LeBron James says he's better, on track to return

CLEVELAND (AP) LeBron James stood in the locker room wearing shower sandals instead of sneakers as the Cavaliers got ready to play another game without him.

The only pain he's feeling these days is from not being on the court.

One week into getting treatment on a strained back and knee, the four-time NBA MVP said his body is responding well to the rest and rehab and he expects to return soon.

James said the injuries have bothered him throughout his first season back in Cleveland and he finally relented and decided to get rest.

''I haven't felt great all year,'' he said. ''I've had spurts where one or two games I felt good and after that I was just pushing through it. I've been a competitive guy and want to be out there for my teammates. I feel better right now than I've felt for the majority of the season.''

James said it was difficult to step away and not play, but he had no choice.

''I finally just listened to my body ultimately,'' he said. ''It was affecting my game. Once I started seeing my game being affected by my stubbornness, then I looked myself in the mirror and understand I have to do what's best for me. It was one of the hardest but smartest decisions I've made.''

James intends to travel with the Cavaliers on their upcoming five-game West Coast trip. The Cavs initially targeted Jan. 15 as James' return date, and he appears to be on track.

''It helps that we're going to some warmer cities so my body could use that as well,'' he said, smiling.

James feels his knee and back injuries are related.

''It's all a correlation,'' he said. ''I think it all works together for some odd reason. I just think my back and my knee was all working together and my back is feeling a little better, my knee is feeling a little better. I think we're on pace to get back as close to 100 percent as possible. So, I'm excited about what this next week brings.''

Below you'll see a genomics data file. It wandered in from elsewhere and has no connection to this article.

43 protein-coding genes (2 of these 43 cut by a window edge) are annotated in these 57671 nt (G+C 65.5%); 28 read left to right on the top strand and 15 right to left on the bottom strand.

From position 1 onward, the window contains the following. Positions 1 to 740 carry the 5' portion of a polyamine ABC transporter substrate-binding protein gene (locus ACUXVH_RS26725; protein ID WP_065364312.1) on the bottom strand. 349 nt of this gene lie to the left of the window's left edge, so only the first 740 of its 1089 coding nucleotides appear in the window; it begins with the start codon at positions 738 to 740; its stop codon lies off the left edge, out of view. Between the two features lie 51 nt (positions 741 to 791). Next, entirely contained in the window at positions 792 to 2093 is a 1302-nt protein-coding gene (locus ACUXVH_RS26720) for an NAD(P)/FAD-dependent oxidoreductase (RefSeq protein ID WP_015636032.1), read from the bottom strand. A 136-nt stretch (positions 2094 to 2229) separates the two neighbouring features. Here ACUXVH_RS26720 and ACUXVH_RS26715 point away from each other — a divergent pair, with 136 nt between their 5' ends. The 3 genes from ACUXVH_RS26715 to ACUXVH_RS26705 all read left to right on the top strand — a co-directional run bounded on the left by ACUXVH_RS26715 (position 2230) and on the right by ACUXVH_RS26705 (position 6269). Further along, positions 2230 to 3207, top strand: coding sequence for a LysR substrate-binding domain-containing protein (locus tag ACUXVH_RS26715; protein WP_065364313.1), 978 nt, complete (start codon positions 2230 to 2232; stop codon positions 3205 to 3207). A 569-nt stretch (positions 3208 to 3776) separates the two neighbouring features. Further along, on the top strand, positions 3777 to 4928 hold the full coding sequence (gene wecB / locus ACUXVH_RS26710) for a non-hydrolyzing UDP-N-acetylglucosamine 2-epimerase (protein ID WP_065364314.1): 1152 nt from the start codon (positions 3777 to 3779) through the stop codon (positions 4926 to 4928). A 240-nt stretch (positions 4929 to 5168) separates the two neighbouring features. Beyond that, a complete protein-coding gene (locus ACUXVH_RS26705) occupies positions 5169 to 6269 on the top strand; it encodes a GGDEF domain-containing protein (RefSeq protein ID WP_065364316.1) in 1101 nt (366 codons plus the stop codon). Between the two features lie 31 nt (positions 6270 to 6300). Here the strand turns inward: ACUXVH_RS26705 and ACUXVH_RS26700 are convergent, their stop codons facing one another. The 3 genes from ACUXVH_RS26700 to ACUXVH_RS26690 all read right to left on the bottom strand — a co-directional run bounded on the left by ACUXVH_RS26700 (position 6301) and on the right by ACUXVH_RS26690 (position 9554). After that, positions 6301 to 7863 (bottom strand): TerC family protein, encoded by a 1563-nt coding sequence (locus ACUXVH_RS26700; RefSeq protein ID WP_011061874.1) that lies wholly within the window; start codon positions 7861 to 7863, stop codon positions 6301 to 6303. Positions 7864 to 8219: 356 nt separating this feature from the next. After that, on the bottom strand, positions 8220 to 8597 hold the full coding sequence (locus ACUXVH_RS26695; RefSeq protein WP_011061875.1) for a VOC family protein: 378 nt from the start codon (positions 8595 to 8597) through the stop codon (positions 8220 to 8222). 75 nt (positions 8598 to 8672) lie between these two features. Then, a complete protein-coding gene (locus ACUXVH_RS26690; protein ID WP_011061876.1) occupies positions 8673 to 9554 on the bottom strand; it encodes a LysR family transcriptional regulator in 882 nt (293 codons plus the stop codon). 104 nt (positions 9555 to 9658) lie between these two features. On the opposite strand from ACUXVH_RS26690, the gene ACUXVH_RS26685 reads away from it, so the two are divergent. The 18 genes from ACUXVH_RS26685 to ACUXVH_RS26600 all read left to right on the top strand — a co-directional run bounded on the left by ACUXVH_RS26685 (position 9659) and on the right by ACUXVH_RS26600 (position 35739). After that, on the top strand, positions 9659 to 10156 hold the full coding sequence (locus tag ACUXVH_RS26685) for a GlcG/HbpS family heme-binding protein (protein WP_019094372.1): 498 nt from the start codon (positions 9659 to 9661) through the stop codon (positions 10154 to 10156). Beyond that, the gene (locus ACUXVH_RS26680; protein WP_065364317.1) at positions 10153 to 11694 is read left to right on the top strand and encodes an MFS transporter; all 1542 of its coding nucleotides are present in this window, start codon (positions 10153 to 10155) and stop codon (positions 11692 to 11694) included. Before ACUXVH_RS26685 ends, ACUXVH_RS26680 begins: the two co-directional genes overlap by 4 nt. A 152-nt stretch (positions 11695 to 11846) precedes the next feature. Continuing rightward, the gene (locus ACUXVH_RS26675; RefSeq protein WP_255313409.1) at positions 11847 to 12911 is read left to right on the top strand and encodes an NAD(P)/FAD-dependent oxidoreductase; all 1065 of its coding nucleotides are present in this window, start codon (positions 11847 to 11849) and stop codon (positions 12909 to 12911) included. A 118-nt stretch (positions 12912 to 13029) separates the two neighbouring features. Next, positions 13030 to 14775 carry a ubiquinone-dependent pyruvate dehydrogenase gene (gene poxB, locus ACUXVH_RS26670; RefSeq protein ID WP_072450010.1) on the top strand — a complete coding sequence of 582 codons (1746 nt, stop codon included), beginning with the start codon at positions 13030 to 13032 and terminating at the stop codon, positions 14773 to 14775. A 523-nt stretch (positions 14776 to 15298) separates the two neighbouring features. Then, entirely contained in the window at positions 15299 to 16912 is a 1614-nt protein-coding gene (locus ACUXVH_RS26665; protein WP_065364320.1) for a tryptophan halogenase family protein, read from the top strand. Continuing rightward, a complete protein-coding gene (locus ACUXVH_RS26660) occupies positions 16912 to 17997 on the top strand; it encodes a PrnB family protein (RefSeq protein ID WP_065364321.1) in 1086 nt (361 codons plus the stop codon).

While James has been out, the Cavs pulled off two major trades. The team acquired guards J.R. Smith and Iman Shumpert from the New York Knicks on Monday as a part of a three-team deal that sent guard Dion Waiters to Oklahoma City. On Wednesday, the Cavs dealt two first-round picks to Denver for center Timofey Mozgov, giving Cleveland the rim-protecting big man it has needed all season and filling a void that became greater when Anderson Varejao went down with an Achilles injury.

James was sorry to see Waiters go, but understands the business of the NBA can be brutal.

''The additions that we had the last couple days I think are going to benefit us a lot,'' he said. ''I think J.R. is a guy who spaces the floor for us, who can create his own shot and a very athletic guy who I think he has 51 playoff games, so that definitely helps us in experience.

''Shump is a young guy who I believe can conform himself into what (Chicago's) Jimmy Butler was a few years ago, just a guy who can go out there and you put him on the best offensive player and he's going to try to contain him the best way he can.''

The Cavs have not lived up to expectations, but James said the re-shaped roster doesn't mean the team is re-setting its season.

''No, we don't start from square one,'' he said. ''The guys coming now will just have to learn on the fly. The good thing is we're bringing in some guys who have played some basketball. I know Mozgov played for coach Blatt on the (Russian) national team. That helps with his relationship with Coach. J.R. has probably seen every system even though coach Blatt has brought a different system from overseas, he'll get adjusted pretty fast and I'm sure Shumpert will as well.

''We won't start from scratch. We don't have time to start from scratch, but it is still a process.''

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